Posted on December 5, 2006
Video served up any way you want it
Today’s Wallstrip is all about the “fourth-most-trafficked” Web site in the world — Baidu, the Chinese search engine. It’s interesting, informative, highly watchable. Anchor desker Lindsay Campbell starts off with some cuteness a la ex-Rocketboomer Amanda Congdon, but then it’s down to business.
I can imagine developing a habit of watching this kind of video. But I think it’s going to have to be delivered some other way … not requiring me to go to a Web page and open it up. Video online probably needs a jukebox model. I’m talking about something a bit more automated than iTunes video downloads. I’m thinking that when I have time to listen, and kinda watch (in a corner of my computer screen while I’m working), I’d just pop open this video thing and it would go out and get my video feeds and play the new ones for me.
There would be a Skip This button so that if Lindsay was blabbing about something less interesting to me than Baidu, I could zap forward to the next video in my queue.
Ads are a problem, of course, because I would naturally zap them too. But if you don’t allow me to zap, the whole model fails. So I don’t know what to tell you about that. Maybe I would pay for this, if the videos were really, really cheap.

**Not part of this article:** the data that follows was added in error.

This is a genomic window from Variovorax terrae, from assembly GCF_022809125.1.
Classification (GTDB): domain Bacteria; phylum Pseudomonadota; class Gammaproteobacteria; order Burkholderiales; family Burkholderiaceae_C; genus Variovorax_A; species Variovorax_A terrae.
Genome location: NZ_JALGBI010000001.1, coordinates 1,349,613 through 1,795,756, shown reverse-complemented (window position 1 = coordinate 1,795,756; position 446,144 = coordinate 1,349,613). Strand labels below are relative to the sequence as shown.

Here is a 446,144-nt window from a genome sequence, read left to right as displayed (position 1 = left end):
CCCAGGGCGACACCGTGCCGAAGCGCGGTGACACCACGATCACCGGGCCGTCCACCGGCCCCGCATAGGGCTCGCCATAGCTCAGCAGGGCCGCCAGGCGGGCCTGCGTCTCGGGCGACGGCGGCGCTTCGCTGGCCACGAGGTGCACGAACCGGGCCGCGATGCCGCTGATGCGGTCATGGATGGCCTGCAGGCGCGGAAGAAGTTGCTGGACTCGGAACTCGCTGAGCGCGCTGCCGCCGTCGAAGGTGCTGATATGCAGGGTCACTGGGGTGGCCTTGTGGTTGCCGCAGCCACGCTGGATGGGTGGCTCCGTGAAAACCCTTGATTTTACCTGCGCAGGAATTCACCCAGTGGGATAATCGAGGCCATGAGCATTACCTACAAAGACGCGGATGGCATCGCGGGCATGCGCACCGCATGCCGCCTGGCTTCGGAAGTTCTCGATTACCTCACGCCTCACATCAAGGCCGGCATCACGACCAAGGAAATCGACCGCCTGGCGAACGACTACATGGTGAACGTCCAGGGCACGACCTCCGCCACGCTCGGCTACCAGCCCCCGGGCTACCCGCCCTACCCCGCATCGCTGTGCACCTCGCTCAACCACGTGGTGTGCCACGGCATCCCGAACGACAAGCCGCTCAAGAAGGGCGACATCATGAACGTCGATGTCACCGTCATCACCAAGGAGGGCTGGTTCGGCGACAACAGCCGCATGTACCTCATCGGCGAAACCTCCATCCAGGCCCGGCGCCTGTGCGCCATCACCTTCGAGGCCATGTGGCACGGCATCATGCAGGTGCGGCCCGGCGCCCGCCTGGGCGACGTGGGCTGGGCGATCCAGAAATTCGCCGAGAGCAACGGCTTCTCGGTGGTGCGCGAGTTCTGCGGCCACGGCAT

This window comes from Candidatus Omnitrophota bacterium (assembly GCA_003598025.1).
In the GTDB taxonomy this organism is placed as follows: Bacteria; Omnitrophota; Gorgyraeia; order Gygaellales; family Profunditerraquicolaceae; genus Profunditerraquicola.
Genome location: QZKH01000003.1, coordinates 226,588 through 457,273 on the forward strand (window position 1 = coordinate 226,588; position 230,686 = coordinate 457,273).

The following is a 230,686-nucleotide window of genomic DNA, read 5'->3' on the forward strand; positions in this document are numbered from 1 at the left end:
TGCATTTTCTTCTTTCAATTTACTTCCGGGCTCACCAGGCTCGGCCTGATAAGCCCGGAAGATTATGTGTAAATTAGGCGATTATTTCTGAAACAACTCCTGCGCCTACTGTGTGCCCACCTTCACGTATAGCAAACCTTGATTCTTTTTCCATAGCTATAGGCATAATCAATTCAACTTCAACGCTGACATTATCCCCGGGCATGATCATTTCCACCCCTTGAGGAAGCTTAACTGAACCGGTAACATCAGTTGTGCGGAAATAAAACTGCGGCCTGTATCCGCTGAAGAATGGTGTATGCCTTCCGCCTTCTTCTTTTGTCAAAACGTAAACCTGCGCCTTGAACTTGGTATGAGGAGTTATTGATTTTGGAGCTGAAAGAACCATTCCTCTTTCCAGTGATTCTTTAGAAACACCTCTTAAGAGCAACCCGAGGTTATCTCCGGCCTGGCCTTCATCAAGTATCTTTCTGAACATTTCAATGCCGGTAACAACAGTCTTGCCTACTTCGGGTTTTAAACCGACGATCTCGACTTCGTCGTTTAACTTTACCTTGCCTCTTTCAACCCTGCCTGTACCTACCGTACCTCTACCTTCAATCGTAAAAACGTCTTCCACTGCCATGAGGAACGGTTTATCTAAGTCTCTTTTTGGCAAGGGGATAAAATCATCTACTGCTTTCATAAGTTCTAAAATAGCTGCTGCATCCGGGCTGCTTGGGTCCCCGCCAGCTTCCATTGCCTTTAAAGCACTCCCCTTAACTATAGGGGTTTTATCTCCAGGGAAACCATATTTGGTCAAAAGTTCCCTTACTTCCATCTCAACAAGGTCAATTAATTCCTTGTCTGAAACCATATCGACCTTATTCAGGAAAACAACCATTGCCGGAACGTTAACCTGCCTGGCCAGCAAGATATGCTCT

Maybe you could build a jukebox that would charge me after I got to the end of the video. If I zap your video before the end, you don’t get paid. Ha! There’s a real consumer model!
I started thinking along these lines because of a post from Fred Wilson about chunking and tagging and “freeing” video. He pointed out that the folks who make Wallstrip have to manually upload it to each of the distribution platforms they release the video on — Revver, YouTube, Google, Yahoo!, AOL Uncut, vSocial, Veoh and MetaCafe.
This made me think about all the newspapers that are experimenting with video and doing nothing with it except burying it on their own Web sites. You can’t share it, you can’t find it with any kind of Web search (not even on the newspaper’s own Web site!), and often, you can’t even bookmark it.
This probably comes from that “walled garden” approach to online media that newspapers adopted back at the beginning — and are still having trouble letting go of. Video seems to be making it even more obvious that fencing stuff in (on your own little Web site) is not a viable business model in a networked information economy.
Update (Dec. 6): See Wallstrip’s Baidu report here, on Revver.